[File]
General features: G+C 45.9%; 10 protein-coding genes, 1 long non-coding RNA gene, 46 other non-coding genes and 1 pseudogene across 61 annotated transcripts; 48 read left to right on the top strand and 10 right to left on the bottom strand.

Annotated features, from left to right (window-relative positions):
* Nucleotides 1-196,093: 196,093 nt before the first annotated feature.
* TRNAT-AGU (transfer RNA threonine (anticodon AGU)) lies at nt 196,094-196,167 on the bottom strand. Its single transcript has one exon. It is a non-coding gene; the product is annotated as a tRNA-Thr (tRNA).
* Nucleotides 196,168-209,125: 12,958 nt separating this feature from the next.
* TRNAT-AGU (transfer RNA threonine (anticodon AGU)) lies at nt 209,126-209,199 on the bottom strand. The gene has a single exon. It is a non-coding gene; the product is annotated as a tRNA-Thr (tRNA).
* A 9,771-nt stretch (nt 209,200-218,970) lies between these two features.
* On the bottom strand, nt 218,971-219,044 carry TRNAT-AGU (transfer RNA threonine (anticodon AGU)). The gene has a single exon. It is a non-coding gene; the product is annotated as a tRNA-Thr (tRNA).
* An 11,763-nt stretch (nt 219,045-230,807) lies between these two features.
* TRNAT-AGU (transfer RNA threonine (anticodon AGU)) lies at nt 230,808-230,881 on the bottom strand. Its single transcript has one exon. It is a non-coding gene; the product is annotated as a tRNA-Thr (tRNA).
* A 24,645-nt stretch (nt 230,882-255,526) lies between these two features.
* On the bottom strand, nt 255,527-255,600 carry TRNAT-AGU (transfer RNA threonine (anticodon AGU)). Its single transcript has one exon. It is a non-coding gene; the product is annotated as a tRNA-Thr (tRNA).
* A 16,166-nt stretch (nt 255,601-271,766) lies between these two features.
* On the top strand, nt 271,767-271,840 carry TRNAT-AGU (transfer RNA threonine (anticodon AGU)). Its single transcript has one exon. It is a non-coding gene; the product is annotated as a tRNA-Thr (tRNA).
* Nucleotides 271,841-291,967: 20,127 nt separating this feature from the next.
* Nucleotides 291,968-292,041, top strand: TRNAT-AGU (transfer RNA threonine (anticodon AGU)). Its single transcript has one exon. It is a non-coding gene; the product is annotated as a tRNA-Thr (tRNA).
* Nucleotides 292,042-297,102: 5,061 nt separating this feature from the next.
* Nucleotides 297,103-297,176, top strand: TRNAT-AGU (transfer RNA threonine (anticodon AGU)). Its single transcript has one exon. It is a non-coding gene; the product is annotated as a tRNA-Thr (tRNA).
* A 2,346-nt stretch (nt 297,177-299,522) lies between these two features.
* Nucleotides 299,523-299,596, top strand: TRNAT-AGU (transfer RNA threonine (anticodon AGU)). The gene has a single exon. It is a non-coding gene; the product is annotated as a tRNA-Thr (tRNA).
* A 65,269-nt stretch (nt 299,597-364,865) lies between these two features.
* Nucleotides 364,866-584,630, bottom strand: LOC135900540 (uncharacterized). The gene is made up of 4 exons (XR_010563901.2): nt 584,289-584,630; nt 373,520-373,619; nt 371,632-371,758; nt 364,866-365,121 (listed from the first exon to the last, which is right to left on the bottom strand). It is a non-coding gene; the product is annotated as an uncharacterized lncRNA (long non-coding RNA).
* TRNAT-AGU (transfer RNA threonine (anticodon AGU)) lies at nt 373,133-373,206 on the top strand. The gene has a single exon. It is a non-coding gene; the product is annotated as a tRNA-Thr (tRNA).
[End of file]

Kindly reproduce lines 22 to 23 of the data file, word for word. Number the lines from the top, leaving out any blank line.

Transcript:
* Nucleotides 364,866-584,630, bottom strand: LOC135900540 (uncharacterized). The gene is made up of 4 exons (XR_010563901.2): nt 584,289-584,630; nt 373,520-373,619; nt 371,632-371,758; nt 364,866-365,121 (listed from the first exon to the last, which is right to left on the bottom strand). It is a non-coding gene; the product is annotated as an uncharacterized lncRNA (long non-coding RNA).
* TRNAT-AGU (transfer RNA threonine (anticodon AGU)) lies at nt 373,133-373,206 on the top strand. The gene has a single exon. It is a non-coding gene; the product is annotated as a tRNA-Thr (tRNA).